"Hamilton police do respect the right of people's freedom of assembly and a peaceful assembly. However we have a court injunction that's in place and we're here to enforce that injunction if need…" Stewart said before trailing off. "Hopefully we don't get to that stage, hopefully people will leave the area peacefully."
Sonia Hill, who identifies as Mohawk from Six Nations of Grand River, sang medicine songs Monday night before voluntarily leaving.
Sonia Hill, who identifies as Mohawk from Six Nations of the Grand River and is a McMaster University sociology teaching assistant, says the pro-Wet’suwet’en blockade on CN rails between Aldershot and Hamilton will continue “indefinitely.” <a href="https://twitter.com/hashtag/HamOnt?src=hash&ref_src=twsrc%5Etfw">#HamOnt</a> <a href="https://twitter.com/hashtag/WetsuwetenSolidarity?src=hash&ref_src=twsrc%5Etfw">#WetsuwetenSolidarity</a> <a href="https://twitter.com/hashtag/BurlOnt?src=hash&ref_src=twsrc%5Etfw">#BurlOnt</a> <a href="https://t.co/7GMlWj8N5z">pic.twitter.com/7GMlWj8N5z</a>—@bobbyhristova
The 24-year-old, who is a teaching assistant in sociology at McMaster University, said Six Nations will defend their land indefinitely and she will support them, despite fears of being arrested.
"I'm coming back tomorrow... I'm going to bring my students, make it a part of their credit, their attendance [to] check in with me at the blockade."
McMaster University said while students and faculty are free to participate in demonstrations, a student's grade can't be conditional on whether they do.
Cancellations and delays
The Facebook page posting about the protest said protesters were shutting down the rail lines because of the "violence perpetrated towards Indigenous land defenders and their supporters" and the "forced removal and criminalization of Indigenous people from their lands."
The blockade remains in place here between <a href="https://twitter.com/hashtag/Aldershot?src=hash&ref_src=twsrc%5Etfw">#Aldershot</a> and <a href="https://twitter.com/hashtag/Hamilton?src=hash&ref_src=twsrc%5Etfw">#Hamilton</a> where protesters have been blocking the rails since last night. <a href="https://t.co/zQBZcXWu5O">pic.twitter.com/zQBZcXWu5O</a>—@LindaWardCBC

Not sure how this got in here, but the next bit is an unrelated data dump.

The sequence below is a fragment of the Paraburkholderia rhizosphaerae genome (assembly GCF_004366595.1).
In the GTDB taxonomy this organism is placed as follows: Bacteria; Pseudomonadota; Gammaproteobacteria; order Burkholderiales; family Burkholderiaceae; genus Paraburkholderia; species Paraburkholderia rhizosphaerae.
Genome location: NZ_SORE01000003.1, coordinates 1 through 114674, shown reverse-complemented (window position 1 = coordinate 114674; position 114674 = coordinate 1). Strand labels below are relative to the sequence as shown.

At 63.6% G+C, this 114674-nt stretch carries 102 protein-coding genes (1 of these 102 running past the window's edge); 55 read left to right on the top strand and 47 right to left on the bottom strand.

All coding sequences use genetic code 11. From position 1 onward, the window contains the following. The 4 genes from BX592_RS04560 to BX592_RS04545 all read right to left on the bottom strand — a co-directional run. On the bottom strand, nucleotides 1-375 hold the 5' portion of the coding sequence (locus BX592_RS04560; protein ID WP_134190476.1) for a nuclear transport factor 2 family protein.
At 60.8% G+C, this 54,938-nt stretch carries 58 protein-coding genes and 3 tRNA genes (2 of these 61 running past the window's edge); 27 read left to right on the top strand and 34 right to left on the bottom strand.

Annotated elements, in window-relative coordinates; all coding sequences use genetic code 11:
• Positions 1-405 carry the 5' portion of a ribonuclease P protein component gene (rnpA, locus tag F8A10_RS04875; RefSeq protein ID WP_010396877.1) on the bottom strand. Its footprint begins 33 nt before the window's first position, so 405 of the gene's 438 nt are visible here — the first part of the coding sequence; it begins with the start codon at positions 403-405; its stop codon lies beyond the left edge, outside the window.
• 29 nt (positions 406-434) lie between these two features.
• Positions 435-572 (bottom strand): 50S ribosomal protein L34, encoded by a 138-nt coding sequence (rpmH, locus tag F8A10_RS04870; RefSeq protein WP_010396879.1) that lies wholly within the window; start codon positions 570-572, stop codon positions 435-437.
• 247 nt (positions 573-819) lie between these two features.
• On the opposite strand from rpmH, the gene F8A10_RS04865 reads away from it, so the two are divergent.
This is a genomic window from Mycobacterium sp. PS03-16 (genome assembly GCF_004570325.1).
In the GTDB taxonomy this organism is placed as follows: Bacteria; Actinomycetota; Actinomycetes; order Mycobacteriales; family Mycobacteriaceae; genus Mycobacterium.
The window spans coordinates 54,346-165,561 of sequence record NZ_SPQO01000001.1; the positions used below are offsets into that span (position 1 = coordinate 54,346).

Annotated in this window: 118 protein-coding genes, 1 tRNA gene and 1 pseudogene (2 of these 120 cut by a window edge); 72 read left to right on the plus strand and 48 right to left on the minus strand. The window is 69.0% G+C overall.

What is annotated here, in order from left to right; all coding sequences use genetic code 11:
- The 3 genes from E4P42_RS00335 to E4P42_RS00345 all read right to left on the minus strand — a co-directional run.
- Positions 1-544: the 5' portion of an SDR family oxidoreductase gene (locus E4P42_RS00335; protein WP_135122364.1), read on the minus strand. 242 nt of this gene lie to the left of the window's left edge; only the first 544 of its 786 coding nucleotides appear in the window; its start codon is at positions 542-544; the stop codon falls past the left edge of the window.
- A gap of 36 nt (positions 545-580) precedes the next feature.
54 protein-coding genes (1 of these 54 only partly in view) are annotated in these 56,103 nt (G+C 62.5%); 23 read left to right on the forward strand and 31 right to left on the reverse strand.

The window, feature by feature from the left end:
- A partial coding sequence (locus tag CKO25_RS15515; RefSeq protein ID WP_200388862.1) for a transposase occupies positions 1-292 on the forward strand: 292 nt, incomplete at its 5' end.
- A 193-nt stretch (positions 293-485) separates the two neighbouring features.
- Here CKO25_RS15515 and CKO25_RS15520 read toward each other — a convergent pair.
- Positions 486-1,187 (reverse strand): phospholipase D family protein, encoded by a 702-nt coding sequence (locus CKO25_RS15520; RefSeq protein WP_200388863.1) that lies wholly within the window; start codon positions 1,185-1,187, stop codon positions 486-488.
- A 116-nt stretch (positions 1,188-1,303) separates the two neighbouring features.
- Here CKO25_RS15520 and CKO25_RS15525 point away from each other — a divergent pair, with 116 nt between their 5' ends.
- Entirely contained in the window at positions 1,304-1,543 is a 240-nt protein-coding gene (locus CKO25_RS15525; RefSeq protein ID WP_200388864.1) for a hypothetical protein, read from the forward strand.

The post adds "disruption is what we MUST turn to," in order to make change and said the protesters will be in place as long as possible.
Blockade at Highway 6 in Caledonia
Highway 6 at Caledonia also remained blocked Tuesday morning.
Rodney Leclair, an OPP media relations officer, said Monday that the Caledonia protest was a "solidarity demonstration blockade."
Highway 6 is closed between Argyle Street South and Greens Road in Caledonia. The protest is close to the Six Nations reserve just outside Caledonia on the bypass over the Grand River.
The OPP tweeted just after 3 p.m. Tuesday that the highway was also blocked at First Line in Hagersville.
"Please be patient if impacted," the message advised.
*UPDATE* (15:10 hr) <a href="https://twitter.com/hashtag/HaldimandOPP?src=hash&ref_src=twsrc%5Etfw">#HaldimandOPP</a> ongoing. <a href="https://twitter.com/hashtag/HWY6?src=hash&ref_src=twsrc%5Etfw">#HWY6</a> in <a href="https://twitter.com/hashtag/Caledonia?src=hash&ref_src=twsrc%5Etfw">#Caledonia</a> closed between Argyle St. South and Greens Rd. <br>**Intersection at <a href="https://twitter.com/hashtag/HWY6?src=hash&ref_src=twsrc%5Etfw">#HWY6</a> and First Line in <a href="https://twitter.com/hashtag/Hagersville?src=hash&ref_src=twsrc%5Etfw">#Hagersville</a> closed. Expect traffic delays for demonstration. Please be patient if impacted. <a href="https://twitter.com/hashtag/ONHwys?src=hash&ref_src=twsrc%5Etfw">#ONHwys</a> <a href="https://twitter.com/OPP_WR?ref_src=twsrc%5Etfw">@OPP_WR</a> <a href="https://twitter.com/OPP_COMM_WR?ref_src=twsrc%5Etfw">@OPP_COMM_WR</a> <br>^rl—@OPP_WR
Colleen Davis, a member of the Mohawk Nation (Bear Clan), said the highway will be blocked until the demands of the Wet'suwet'en are met.
"The onus is now on Justin Trudeau, on the OPP, on the RCMP to withdraw from our territories," she said.
"We have our own self-governing systems that we abide by and that's what we are standing up for. That's how we're going to get things moving forward … if they can come appreciate and acknowledged the true title owners of the lands."
Davis added the interactions with the OPP have been good so far.
"Safety is the main concern and that's the same for us. We're here in peaceful protest."
Bettee Giles, 71, lives in Caledonia and says she saw a similar demonstration last week. She told CBC News she spent an hour in traffic because of it, but the demonstration didn't upset her.
"They were standing there very peacefully," she said.
Sonia Hill says they won't stop fighting.
With files from Catharine Tunney